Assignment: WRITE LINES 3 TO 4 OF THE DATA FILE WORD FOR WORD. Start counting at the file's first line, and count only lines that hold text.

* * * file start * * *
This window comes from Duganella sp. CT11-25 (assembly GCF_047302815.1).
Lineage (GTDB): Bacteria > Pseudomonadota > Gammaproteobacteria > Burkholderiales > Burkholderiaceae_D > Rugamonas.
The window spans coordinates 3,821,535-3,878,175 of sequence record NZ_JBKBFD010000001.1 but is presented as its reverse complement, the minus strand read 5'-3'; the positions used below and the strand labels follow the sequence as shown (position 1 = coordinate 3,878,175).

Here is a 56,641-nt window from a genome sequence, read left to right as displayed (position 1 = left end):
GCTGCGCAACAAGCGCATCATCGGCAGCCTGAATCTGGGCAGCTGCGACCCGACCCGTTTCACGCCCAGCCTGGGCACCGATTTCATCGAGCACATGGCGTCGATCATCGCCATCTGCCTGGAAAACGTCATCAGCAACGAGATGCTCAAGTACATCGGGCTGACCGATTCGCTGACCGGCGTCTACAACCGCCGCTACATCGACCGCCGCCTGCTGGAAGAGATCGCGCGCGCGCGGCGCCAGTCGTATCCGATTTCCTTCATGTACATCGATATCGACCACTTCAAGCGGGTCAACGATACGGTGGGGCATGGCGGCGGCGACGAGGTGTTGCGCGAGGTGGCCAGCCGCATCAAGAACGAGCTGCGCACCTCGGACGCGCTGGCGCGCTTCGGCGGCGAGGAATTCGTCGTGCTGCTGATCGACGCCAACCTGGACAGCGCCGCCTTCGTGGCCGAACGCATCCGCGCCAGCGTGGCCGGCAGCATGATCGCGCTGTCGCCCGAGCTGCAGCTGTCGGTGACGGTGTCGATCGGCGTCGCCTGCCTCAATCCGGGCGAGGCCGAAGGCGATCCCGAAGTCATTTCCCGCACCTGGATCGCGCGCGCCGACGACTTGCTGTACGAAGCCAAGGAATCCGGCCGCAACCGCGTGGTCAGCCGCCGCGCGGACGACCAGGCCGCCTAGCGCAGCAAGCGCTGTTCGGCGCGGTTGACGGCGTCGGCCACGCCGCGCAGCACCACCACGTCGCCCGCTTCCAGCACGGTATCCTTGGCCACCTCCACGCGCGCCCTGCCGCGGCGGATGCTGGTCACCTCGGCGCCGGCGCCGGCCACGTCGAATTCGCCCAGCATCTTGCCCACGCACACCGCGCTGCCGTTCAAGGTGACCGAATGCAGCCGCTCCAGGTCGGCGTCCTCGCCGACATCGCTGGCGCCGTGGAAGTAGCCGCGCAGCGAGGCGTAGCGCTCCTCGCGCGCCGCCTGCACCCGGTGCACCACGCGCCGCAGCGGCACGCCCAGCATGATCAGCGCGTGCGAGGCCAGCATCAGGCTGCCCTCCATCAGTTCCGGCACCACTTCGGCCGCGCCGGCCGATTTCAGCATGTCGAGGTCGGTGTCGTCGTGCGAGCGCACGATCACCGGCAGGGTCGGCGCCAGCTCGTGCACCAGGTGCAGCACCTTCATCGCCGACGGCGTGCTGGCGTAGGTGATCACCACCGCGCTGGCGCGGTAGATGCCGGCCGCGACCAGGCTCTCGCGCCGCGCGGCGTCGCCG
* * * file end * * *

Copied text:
The window spans coordinates 3,821,535-3,878,175 of sequence record NZ_JBKBFD010000001.1 but is presented as its reverse complement, the minus strand read 5'-3'; the positions used below and the strand labels follow the sequence as shown (position 1 = coordinate 3,878,175).

Here is a 56,641-nt window from a genome sequence, read left to right as displayed (position 1 = left end):